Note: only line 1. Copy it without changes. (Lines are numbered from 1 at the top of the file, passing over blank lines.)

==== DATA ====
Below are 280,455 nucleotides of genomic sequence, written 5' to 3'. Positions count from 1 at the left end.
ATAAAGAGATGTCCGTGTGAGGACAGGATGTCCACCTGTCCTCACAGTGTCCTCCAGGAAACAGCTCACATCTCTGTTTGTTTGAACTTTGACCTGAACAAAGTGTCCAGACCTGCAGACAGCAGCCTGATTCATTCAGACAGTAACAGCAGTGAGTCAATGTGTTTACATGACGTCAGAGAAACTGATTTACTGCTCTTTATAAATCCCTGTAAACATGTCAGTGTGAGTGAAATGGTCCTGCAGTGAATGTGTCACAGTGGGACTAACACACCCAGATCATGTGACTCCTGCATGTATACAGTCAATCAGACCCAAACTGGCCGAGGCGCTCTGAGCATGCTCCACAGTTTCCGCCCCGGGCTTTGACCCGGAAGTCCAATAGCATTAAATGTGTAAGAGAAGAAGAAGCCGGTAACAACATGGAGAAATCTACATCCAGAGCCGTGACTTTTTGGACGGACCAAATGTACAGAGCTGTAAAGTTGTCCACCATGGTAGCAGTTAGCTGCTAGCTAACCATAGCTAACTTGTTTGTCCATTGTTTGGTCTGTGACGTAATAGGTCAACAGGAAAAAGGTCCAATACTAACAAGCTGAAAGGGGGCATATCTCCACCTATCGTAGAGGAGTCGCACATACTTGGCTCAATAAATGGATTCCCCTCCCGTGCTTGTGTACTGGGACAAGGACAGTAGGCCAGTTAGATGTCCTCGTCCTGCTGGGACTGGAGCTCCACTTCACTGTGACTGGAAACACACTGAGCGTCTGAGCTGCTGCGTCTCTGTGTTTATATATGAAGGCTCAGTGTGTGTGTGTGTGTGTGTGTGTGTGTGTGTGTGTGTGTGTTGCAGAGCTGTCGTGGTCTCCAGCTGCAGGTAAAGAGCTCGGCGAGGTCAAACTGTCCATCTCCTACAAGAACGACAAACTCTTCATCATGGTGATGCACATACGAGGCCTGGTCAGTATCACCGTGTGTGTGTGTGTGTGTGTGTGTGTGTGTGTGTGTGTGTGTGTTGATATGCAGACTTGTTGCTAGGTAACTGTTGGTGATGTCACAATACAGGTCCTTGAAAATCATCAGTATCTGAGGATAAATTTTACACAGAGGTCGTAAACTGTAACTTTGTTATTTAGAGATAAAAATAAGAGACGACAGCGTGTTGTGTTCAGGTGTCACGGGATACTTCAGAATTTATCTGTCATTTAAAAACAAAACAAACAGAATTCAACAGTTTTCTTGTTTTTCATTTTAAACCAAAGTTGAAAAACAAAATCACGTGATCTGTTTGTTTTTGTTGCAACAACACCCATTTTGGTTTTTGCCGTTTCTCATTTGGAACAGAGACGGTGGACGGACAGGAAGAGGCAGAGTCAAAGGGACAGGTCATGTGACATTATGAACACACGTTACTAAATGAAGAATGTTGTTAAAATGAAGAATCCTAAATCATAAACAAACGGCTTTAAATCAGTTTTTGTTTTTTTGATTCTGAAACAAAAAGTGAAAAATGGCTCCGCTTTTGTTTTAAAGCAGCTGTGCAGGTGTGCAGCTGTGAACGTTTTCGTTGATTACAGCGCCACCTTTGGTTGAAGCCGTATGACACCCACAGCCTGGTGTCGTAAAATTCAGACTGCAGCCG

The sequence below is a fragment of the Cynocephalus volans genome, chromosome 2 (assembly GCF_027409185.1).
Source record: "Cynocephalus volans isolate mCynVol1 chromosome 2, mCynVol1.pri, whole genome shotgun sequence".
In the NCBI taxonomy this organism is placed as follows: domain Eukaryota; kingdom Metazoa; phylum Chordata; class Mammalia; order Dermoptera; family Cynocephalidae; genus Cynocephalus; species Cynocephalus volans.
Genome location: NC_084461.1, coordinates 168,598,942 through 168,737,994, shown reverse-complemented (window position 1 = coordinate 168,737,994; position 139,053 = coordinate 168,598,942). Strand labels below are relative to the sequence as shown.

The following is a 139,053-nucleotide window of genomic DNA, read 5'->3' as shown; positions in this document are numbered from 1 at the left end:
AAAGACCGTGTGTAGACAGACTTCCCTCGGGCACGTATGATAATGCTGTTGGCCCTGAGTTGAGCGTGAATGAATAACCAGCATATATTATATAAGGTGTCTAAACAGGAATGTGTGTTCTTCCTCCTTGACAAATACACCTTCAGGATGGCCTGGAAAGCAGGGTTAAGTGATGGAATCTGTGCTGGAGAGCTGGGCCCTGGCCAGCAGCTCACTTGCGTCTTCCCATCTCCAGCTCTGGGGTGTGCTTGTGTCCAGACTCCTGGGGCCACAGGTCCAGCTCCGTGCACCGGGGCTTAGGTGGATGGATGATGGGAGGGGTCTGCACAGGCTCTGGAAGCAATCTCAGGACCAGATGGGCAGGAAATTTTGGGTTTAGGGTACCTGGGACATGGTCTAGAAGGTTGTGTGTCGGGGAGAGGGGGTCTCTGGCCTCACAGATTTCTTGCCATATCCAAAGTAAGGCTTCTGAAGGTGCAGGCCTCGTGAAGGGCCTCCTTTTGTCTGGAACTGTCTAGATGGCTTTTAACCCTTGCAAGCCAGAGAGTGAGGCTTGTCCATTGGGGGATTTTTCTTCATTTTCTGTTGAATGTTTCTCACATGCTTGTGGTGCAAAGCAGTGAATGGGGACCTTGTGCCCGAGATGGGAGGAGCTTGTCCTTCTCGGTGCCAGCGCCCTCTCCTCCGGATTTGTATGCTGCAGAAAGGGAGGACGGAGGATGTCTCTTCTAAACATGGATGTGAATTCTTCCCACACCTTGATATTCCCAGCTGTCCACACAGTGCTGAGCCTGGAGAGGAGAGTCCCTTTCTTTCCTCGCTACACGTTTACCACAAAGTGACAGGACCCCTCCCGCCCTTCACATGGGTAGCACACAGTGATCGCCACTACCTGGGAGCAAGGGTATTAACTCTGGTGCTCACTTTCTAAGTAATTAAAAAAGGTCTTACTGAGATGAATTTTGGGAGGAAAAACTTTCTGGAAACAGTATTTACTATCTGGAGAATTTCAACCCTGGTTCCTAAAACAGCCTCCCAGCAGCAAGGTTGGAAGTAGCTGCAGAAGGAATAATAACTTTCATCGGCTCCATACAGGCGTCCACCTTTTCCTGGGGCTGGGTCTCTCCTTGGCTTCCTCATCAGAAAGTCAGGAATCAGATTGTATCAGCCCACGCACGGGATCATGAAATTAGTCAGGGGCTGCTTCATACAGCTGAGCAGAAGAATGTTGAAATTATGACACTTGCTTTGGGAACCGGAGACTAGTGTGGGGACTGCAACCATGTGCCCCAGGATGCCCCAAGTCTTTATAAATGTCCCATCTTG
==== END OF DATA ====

Below are 280,455 nucleotides of genomic sequence, written 5' to 3'. Positions count from 1 at the left end.